In recent times many hikers have become lost or hurt due to their inexperience. Many of these hikers seem to be taking more risks due to technology that will send a 911 emergency message via their device. AP writer Tracie Cone wrote about this very thing on October 25, 2009. It is happening too much…
In recent times many hikers have become lost or hurt due to their inexperience. Many of these hikers seem to be taking more risks due to technology that will send a 911 emergency message via their device. AP writer Tracie Cone wrote about this very thing on October 25, 2009. It is happening too much and I hope to address what can be done.
Hiking in rugged areas can be dangerous. If you do not know what you are doing and are underprepared, then you should not bend in this way. Get some experience in easier surroundings first and then advance up to more challenging areas. I've been hiking for years, with a lot of my initial experience coming from survival training while I was in the Marines. I did do wilderness hiking as a child and in the scouts. All of this helped me to understand that it is more important to be over prepared than just barely making it.
In a recent incident that involved a deputy from California, he ended getting lost with his comrades and had to be rescued in a California mountain area. This incident showed how being unprepared can turn something serene into a potentially dangerous situation.
What can you do that will help you get more prepared. As I stated earlier, practice locally and then move to more challenging surroundings. Get yourself fit. This means do a lot of hikes and exercises that will challenge your body. Make sure you are fit enough to start this training. Like anything else, training is important. Just because you do some day hikes now and then, does not mean you're ready for a real hike in a rugged back country.
First and foremost, do not rely on technology to help you. It may fail and it also shows that you are not really prepared for this type of hiking or backpacking. Get some lessons on wilderness survival or at the bare minimum get a book and practice. Learn everything you can on locating water sources, reading maps, using a compass, orienting via the stars, orienting via nature, findingible and medicinal plants, trapping animals for food, avoiding dangers – wildlife and terrains, and what gear to take.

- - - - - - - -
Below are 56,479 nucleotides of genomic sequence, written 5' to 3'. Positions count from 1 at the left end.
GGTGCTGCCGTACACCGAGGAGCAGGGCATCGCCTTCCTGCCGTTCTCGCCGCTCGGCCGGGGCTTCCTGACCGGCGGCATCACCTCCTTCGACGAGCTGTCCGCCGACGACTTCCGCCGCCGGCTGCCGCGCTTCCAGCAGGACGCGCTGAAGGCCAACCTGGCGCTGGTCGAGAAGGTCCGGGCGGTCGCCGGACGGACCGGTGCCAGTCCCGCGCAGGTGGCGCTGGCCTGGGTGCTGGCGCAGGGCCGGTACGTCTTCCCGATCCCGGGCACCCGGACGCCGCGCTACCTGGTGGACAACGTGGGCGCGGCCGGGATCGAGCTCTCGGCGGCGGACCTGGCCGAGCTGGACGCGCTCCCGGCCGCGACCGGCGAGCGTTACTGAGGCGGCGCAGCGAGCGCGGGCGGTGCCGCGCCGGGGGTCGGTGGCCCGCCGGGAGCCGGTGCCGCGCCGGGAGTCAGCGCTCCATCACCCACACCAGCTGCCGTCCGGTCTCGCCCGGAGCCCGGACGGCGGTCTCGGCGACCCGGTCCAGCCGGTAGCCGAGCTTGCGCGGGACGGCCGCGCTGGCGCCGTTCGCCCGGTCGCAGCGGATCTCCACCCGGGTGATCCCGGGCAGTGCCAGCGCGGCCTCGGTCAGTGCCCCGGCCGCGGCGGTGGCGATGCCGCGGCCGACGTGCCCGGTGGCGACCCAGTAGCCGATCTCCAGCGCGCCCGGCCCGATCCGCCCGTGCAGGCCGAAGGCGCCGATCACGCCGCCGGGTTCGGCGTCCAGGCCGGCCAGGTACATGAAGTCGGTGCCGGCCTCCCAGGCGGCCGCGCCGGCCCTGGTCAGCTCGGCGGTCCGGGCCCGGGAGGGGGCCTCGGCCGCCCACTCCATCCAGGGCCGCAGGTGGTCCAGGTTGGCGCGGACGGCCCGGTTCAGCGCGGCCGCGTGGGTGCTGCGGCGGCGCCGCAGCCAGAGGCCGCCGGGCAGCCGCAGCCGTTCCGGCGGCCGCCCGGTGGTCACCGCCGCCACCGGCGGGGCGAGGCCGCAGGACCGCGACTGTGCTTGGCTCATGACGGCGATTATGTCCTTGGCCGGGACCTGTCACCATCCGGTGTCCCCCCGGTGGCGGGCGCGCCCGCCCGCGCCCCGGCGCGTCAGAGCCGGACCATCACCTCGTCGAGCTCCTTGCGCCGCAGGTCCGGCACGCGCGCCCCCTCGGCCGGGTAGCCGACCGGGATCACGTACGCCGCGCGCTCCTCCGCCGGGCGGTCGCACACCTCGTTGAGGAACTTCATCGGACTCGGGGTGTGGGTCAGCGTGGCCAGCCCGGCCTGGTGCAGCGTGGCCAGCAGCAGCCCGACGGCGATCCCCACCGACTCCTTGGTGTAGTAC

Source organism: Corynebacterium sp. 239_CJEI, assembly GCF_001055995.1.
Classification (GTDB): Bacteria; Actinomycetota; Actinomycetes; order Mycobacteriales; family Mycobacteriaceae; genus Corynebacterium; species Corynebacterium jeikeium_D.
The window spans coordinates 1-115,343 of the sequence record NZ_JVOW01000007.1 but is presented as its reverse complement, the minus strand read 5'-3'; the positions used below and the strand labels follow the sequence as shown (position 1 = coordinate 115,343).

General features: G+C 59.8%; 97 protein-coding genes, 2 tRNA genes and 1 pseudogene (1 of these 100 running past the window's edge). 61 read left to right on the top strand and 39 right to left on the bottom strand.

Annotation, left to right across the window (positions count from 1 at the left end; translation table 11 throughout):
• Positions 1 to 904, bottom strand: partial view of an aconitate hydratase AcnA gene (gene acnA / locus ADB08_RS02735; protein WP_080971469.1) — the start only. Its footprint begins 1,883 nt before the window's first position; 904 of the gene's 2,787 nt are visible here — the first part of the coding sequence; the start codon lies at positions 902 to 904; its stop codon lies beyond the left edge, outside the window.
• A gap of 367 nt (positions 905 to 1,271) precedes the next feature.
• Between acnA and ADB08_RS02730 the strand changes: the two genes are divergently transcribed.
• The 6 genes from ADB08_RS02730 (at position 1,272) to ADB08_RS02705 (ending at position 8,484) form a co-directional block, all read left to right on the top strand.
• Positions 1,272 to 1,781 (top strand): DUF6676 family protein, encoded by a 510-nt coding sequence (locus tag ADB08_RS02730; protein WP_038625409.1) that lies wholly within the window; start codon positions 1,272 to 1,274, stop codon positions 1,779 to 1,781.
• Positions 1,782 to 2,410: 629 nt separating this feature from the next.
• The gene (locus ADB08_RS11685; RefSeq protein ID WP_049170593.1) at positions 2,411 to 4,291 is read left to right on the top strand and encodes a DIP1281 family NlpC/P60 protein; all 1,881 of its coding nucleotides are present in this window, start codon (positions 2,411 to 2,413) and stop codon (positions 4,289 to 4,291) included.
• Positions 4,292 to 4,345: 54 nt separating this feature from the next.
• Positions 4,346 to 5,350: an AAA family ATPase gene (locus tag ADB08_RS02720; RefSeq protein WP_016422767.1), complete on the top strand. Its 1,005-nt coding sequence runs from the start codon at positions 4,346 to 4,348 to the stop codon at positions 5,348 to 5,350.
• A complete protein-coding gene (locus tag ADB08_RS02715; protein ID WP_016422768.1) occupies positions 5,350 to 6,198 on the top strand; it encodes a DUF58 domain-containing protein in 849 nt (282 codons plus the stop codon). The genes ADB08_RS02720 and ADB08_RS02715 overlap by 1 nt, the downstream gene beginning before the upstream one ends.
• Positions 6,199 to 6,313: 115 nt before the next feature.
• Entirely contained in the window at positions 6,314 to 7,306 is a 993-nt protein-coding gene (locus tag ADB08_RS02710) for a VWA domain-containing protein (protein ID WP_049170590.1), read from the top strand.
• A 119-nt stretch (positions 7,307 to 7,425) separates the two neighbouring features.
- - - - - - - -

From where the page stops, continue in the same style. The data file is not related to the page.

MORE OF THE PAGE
Even when I do short hikes, I always over prepare. I carry extra water and a first aid kit just for a short hike in Griffith Park. For any longer hikes I will make adjustments accordingly. Before venturing out into more rugged areas, know your terrain. Have plenty of gear to deal with any possible pitfalls. While being positive is great and I teach it, it is also important to look from the perspective of what could possibly happen. From there you prepare.
Prepare for possible weather changes. You do not want to get spoken in a sudden cold spell when all you have is summer clothing. Many times nights can get cold or a weather system bring with it a lot of rain. Learn how to build a survival shelter. Again, this is where practice prior to the hike is important.
Before taking off, notify relatives and park rangers where you're starting at and where you're planning to go to. Give each of them a full plan of your trip. Get yourself prepared mentally for any possibilities that you may be hurt and if it happens, learn to think positive if you do end up this way.
A great school, located in New Jersey, which will teach you how to survive and thrive in the wilderness, is connected by Tom Brown, Jr. His website is at http://www.trackerschool.com . Go there for more information.
I wish a great journey as you venture out into the wilderness with safety and enjoyment.